Bitter fighting has broken out again between government forces and rebel troops around the important city of Bouake, northern Ivory Coast, after President Gbagbo refused to sign a ceasefire agreement.
Government forces were reported by rebel and independent sources to have pulled back from the city and Korhogo, also in the north, is said to be under the rebels’ control. The north of the Ivory Coast is predominantly Moslem, while the south is Christian. The fighting broke out on September 19th in the economic capital, Abidjan, Korhogo and Bouake. Abidjan was brought quickly under control, but not the northern half of the country, which the rebels control.
The government of Ivory Coast has accused Burkina Faso of being behind the revolt, after Burkina troops were allegedly involved in the Liberia and Sierra Leone conflicts, while Ouagadougou replies with aggressive statements against “the barbarity of the Ivory Coast forces and their instrumentalised civil groups” who are attacking and killing Burkina Faso citizens.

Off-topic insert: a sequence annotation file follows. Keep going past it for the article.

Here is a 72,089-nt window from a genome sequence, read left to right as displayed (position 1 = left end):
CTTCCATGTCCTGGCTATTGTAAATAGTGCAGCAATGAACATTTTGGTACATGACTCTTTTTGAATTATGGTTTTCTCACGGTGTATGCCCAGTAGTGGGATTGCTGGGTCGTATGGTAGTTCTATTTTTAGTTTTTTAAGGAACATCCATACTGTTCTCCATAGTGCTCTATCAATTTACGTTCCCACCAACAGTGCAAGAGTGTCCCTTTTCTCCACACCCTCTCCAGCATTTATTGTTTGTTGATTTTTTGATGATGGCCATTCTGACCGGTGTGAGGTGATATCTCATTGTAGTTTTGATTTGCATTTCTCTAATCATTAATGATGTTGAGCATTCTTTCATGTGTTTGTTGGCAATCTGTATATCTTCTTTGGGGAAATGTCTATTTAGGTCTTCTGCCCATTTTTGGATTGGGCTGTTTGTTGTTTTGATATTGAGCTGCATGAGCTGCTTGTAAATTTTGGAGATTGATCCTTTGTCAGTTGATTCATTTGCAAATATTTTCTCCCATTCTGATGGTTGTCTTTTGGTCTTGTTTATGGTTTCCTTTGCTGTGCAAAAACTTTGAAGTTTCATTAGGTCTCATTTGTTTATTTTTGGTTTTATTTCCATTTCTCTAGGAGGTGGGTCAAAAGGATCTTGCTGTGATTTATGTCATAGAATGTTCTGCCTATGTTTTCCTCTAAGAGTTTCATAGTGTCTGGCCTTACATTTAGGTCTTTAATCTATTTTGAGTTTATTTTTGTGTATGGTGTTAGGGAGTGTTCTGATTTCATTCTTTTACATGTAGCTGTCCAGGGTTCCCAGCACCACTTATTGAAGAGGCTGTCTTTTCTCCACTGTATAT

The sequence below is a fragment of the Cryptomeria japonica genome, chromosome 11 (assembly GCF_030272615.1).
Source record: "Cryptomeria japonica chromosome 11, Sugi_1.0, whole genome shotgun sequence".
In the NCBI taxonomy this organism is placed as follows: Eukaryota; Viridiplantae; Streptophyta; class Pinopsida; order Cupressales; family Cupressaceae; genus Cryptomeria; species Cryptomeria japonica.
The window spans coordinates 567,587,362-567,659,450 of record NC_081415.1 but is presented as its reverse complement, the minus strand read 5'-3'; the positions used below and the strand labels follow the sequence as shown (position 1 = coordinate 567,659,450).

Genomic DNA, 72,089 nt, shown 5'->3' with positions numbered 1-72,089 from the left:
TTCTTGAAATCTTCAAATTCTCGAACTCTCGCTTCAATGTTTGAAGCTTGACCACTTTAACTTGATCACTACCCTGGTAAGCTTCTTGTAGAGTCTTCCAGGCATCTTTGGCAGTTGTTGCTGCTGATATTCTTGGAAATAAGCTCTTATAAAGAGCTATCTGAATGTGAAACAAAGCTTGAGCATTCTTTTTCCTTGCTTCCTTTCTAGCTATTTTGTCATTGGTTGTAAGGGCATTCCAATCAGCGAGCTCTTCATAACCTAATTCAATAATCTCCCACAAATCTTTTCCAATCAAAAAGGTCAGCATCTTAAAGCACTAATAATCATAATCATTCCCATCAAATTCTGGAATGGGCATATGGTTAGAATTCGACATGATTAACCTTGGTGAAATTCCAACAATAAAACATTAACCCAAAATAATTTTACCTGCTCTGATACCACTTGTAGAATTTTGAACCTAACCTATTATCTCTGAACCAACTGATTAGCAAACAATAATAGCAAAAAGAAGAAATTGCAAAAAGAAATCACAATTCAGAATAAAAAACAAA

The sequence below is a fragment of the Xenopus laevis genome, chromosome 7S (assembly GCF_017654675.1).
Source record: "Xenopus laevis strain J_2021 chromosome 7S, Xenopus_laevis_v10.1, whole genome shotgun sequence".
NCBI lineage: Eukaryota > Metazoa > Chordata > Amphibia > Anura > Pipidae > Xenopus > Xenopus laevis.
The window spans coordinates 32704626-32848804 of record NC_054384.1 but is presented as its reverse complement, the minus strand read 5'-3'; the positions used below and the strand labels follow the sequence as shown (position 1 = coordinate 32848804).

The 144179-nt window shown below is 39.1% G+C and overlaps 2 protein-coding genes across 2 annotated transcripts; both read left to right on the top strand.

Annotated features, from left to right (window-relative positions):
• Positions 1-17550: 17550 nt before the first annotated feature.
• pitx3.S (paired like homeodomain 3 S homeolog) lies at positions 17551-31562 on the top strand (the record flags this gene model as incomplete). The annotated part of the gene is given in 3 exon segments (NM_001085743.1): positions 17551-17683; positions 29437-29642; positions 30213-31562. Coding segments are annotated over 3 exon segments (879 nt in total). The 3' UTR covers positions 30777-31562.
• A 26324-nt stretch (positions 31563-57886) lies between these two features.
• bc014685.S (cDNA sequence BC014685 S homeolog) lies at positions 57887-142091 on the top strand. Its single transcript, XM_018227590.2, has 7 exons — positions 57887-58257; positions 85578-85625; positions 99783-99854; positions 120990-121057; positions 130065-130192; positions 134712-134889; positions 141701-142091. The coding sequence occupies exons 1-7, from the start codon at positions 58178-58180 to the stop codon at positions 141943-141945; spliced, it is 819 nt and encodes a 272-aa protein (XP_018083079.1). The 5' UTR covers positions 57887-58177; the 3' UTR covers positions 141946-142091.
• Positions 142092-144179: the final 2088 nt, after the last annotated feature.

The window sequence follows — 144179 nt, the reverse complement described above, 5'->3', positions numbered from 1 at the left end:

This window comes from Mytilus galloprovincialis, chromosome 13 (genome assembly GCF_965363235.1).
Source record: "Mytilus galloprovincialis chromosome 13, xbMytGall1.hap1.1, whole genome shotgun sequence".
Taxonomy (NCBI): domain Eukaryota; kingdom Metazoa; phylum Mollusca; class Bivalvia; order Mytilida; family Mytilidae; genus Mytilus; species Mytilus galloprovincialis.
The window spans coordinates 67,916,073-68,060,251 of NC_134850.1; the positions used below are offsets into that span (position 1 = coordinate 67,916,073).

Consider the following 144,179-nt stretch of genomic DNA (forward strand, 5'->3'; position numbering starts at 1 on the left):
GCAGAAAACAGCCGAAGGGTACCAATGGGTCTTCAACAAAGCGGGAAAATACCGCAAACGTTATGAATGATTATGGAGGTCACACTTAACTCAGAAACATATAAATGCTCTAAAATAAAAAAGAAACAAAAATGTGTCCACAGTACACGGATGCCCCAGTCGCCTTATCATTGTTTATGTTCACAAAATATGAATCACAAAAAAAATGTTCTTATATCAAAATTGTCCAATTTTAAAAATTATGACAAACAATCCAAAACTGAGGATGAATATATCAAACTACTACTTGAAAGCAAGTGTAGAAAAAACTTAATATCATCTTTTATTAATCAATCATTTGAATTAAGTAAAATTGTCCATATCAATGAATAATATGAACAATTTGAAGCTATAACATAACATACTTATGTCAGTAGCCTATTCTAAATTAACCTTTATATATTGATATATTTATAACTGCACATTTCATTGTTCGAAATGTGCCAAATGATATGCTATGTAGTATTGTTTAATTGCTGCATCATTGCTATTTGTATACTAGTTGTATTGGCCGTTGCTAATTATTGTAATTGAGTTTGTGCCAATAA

As the fighting increases and the country divides into two parts, the conflict takes on a more and more regional aspect by the day.
Timothy BANCROFT-HINCHEY PRAVDA.Ru
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